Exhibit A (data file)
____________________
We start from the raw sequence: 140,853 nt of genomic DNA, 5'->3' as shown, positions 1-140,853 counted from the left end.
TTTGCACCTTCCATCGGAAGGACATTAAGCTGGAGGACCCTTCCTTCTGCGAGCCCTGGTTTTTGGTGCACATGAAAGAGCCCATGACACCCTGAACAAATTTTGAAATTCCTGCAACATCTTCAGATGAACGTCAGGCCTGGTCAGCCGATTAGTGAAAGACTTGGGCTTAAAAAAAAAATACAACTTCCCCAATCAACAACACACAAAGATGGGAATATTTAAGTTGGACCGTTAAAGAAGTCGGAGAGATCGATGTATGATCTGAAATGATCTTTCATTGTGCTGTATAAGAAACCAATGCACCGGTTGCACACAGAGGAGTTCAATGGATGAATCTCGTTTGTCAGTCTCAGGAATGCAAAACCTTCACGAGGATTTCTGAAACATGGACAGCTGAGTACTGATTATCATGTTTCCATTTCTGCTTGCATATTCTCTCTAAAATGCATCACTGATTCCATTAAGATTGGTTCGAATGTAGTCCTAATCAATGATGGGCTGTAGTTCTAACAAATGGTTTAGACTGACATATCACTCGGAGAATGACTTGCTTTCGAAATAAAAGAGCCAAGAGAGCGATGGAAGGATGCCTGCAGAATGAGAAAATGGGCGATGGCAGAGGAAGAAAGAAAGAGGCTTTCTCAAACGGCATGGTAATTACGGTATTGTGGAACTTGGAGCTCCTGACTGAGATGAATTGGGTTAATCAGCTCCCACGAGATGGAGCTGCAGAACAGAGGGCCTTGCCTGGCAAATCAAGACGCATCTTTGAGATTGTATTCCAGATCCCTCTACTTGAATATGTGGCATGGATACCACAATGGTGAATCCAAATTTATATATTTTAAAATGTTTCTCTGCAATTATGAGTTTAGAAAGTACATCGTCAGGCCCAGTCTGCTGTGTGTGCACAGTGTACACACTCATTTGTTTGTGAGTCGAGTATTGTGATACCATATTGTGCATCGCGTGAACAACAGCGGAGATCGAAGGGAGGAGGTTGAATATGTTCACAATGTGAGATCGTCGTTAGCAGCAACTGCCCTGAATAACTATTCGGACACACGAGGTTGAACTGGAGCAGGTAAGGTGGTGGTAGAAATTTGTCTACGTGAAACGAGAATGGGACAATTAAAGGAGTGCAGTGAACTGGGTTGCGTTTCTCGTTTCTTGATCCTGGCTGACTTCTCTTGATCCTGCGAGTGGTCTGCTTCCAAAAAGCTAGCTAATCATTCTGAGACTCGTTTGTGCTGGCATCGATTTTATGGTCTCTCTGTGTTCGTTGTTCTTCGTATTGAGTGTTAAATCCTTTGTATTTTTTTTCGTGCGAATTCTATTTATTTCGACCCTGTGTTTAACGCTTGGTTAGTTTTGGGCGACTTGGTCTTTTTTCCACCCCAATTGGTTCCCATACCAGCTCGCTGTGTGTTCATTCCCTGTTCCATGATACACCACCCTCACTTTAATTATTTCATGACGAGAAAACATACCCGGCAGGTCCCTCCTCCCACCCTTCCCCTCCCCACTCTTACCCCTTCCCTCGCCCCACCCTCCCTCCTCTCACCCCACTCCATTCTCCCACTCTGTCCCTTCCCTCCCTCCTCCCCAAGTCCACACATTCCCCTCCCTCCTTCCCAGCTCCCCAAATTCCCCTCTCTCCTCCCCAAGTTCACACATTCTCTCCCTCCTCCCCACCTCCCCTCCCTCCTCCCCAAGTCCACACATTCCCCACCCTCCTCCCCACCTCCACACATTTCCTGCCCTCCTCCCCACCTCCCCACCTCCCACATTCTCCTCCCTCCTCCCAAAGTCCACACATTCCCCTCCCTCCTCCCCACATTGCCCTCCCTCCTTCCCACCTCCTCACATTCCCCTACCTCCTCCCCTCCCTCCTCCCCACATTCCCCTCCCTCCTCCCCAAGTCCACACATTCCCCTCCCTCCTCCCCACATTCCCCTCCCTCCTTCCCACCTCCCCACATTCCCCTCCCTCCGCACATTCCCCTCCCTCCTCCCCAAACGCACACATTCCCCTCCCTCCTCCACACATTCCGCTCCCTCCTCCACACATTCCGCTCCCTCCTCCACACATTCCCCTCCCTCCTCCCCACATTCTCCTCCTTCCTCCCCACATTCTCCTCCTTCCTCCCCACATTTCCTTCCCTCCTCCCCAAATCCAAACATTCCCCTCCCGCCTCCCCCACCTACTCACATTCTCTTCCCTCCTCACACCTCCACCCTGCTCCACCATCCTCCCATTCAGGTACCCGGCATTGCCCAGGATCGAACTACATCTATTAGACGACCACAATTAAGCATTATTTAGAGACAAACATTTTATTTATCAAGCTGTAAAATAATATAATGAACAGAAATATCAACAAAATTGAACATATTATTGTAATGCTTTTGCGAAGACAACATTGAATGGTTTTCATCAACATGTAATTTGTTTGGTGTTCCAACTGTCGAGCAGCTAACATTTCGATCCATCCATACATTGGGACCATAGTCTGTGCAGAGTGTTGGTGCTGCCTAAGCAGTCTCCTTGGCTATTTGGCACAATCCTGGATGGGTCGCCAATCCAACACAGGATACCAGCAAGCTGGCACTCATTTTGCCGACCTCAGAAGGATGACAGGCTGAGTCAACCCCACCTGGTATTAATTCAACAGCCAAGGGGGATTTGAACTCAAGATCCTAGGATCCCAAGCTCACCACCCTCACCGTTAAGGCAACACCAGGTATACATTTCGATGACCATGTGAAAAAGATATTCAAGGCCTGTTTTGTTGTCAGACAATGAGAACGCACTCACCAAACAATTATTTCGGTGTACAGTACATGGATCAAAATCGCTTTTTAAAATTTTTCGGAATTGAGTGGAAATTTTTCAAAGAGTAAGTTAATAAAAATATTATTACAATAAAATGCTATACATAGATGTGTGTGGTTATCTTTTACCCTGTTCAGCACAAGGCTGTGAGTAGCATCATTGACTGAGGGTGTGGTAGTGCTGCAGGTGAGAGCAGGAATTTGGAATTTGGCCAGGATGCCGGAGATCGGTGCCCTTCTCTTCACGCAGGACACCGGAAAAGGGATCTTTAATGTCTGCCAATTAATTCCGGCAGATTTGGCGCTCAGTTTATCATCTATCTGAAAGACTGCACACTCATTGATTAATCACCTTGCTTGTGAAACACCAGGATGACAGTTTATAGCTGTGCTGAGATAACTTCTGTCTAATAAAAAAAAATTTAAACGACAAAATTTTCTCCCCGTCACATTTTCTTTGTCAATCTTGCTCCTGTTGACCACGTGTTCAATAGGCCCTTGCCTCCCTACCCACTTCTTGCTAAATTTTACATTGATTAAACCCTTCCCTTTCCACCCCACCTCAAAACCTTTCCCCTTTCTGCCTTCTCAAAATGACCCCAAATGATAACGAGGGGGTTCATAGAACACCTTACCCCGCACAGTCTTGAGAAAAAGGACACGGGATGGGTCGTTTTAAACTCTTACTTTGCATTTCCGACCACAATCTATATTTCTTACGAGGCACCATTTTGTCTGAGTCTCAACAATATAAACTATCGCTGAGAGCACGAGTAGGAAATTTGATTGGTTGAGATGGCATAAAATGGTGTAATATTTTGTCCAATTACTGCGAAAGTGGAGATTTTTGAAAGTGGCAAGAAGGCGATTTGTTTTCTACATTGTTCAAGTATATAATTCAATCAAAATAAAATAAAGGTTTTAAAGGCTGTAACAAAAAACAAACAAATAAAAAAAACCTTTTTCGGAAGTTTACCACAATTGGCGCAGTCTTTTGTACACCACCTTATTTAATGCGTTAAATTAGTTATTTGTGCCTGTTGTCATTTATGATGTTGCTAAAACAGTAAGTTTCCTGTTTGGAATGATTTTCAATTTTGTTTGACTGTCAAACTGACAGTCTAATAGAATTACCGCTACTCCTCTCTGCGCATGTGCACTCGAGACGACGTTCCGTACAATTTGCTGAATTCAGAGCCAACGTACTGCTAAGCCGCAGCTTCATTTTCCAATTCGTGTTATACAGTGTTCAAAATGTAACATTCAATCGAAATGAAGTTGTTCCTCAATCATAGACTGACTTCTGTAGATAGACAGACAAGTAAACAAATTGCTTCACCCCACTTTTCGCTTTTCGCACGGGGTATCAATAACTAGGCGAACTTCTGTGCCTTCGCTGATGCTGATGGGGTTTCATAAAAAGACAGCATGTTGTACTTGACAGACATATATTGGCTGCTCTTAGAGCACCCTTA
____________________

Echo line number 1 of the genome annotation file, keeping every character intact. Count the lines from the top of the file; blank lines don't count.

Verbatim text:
We start from the raw sequence: 140,853 nt of genomic DNA, 5'->3' as shown, positions 1-140,853 counted from the left end.